SCS Advice From the Field

February 22, 2021

Three thinkers working in different spaces.


In our newest SCS Advice from the Field, Ali Khatami makes his case for the landfill chevron pattern…

For at least the past 50 years, our industry has referred to the design pattern for the bottom of landfill cells as herringbone. But, it’s time to break the long-standing herringbone reign and give credit to the true holder of the crown: the chevron pattern. A chevron pattern visualizes the actual geometry used by landfill designers over the decades.

The schematic views of both patterns are shown below:


Now, here’s a sketch of a landfill single-cell design:

Obviously the chevron pattern!


Note the cell base area with elevation contours that resemble the chevron pattern, with the leachate collection pipe located along the centerline of the cell.  The cell base area is sloping toward the leachate collection pipe to convey landfill leachate at the base to the pipe, then the pipe conveys the leachate to the leachate sump located at the low end of the pipe. The pattern at the base can easily be duplicated in either direction of the cell area, developing a multi-cell design resembling the chevron pattern shown above.

In this case, the straight lines connect the low points (representing leachate collection pipes) and the high points (representing the divider berms separating adjacent cells). The zig-zag lines in the pattern remind landfill engineers of the elevation contours for the landfill bottom design geometry.

Meanwhile, with the herringbone pattern, the adjacent “tiles” or rectangular shapes are in a perpendicular position to each other and do not resemble the zig-zag lines in the chevron pattern. The herringbone pattern cannot be representative of the elevation contours, leachate collection pipes, and the boundary lines between adjacent cells like the chevron pattern. Additionally, the angle of line segments in the zig-zag in the chevron pattern can vary to any desirable value, which allows representation of changes to the disposal cell base slope (an important parameter in landfill design).  On the contrary, the tile position in the herringbone pattern has to maintain perpendicular angles throughout and therefore it loses the ability to represent various base slopes.

One may draw lines along interface boundaries of the herringbone features and come up with the chevron pattern. But why stretch the truth when the chevron is already clearly the pattern?  It is not apparent how or why the herringbone association took hold in the first place, but it’s about time that changed.

Admittedly, it took nearly four years to scientifically support the validity of the Special Relativity Theory from the time it was published by Albert Einstein in 1916. And it took nearly 50 years to physically detect the existence of Higgs boson particle from the time it was theorized by Peter Higgs in 1964. So, I suppose we can wait for formal recognition of chevron designation for landfill design.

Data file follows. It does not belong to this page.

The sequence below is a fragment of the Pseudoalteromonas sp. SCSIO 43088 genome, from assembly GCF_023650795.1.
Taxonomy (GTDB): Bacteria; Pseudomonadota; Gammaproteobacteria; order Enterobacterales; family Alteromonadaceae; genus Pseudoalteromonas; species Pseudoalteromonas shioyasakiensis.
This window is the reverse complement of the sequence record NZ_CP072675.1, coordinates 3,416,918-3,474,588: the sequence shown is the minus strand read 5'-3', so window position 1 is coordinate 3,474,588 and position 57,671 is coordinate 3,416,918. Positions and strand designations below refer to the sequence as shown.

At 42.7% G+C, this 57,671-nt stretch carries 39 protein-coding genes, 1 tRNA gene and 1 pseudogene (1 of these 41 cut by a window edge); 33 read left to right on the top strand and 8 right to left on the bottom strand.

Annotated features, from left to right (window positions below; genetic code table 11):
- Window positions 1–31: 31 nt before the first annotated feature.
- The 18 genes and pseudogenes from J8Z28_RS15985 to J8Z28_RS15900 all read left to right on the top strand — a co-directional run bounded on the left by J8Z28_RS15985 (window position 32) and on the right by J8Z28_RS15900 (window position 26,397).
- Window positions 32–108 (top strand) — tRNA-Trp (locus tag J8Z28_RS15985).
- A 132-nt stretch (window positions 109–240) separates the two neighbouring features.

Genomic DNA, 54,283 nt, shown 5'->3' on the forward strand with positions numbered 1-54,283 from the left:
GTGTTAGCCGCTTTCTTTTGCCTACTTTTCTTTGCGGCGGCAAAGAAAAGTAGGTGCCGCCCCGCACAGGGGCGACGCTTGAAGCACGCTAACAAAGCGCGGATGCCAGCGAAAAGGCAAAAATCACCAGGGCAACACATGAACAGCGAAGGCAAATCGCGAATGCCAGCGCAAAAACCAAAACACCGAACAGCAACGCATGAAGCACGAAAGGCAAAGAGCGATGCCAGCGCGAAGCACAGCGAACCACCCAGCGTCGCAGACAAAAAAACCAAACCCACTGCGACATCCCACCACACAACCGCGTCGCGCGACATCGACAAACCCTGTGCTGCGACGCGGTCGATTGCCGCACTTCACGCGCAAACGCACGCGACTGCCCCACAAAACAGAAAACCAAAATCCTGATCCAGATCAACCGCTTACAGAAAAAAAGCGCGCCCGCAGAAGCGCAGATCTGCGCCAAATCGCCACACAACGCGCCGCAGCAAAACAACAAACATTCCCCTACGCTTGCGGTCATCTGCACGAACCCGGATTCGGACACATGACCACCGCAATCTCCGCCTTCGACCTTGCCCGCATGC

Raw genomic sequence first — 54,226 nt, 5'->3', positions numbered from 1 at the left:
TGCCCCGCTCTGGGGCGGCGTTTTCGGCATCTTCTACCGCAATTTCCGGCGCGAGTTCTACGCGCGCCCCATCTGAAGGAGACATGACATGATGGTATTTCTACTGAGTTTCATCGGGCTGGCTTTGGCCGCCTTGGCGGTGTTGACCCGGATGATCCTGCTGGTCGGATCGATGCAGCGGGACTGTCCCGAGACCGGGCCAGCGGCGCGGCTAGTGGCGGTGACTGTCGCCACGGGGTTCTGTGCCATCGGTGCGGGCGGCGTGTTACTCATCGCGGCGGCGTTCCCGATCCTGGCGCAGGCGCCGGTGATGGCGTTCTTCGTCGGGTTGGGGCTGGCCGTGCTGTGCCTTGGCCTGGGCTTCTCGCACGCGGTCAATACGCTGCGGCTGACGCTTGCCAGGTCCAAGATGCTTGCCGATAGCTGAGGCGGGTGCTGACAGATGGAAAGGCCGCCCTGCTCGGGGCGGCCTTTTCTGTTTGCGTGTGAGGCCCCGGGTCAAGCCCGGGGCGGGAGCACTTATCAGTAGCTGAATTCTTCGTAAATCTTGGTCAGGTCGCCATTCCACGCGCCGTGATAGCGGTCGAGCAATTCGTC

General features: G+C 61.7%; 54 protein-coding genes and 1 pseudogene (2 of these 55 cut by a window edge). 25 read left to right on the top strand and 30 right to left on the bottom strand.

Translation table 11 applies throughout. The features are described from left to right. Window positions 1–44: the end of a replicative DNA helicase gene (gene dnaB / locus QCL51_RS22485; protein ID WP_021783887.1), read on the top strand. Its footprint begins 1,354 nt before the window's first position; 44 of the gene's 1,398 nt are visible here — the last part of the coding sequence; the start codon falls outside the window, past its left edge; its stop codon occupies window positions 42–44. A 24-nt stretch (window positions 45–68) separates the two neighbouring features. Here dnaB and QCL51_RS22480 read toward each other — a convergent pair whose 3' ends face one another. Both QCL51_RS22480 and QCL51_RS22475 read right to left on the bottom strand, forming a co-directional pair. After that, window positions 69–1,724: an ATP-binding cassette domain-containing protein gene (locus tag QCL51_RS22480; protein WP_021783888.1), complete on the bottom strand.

Why such a big deal!?

The chevron validation may be insignificant compared to the scientific validations of Einstein’s and Higgs’ work. For landfill engineers, attune to details, it could be considered big because anything new, and more accurate in the landfill design field is a cheering matter!

Throughout the history of science, new findings supported by scientific evidence have replaced prior theories or concepts when progress is desired.  Change of the pattern association, in this case, may not qualify as a scientific finding; however, it is a clear and noteworthy correction to what landfill engineers have been using over the past many years.


About the Author:

Ali Khatami, Ph.D., PE, LEP, CGC, is a Project Director and a Vice President of SCS Engineers. He is also our National Expert for Landfill Design, Construction Quality Assurance, and Elevated Temperature Landfills. He has over 40 years of research and professional experience in mechanical, structural, and civil engineering.









Posted by Diane Samuels at 6:00 am

July 15, 2020

landfill caps
Another SCS Advice from the Field blog.

Landfill slopes that have reached final grades, or will receive waste in the distant future have maintenance challenges. Environmental elements continually affect surface conditions, and remedial work is required routinely to prevent negative outcomes of exposed slopes. Consider using a geomembrane temporary cap to address much of the maintenance. Here’s a list showing how the cap can help:

Landfill Maintenance Challenge       

  • Washouts due to stormwater runoff
  • Need to establish a vegetative cover
  • Maintain grass regularly
  • Leachate seeps appearing without warning
  • Landfill odors after storms
  • Surface disturbance from gas lines or associated construction
  • Leachate generation from rainwater percolation

With Geomembrane Temporary Cap

  • No washouts – sheet flow of stormwater runoff over the geomembrane
  • No need for a vegetative cover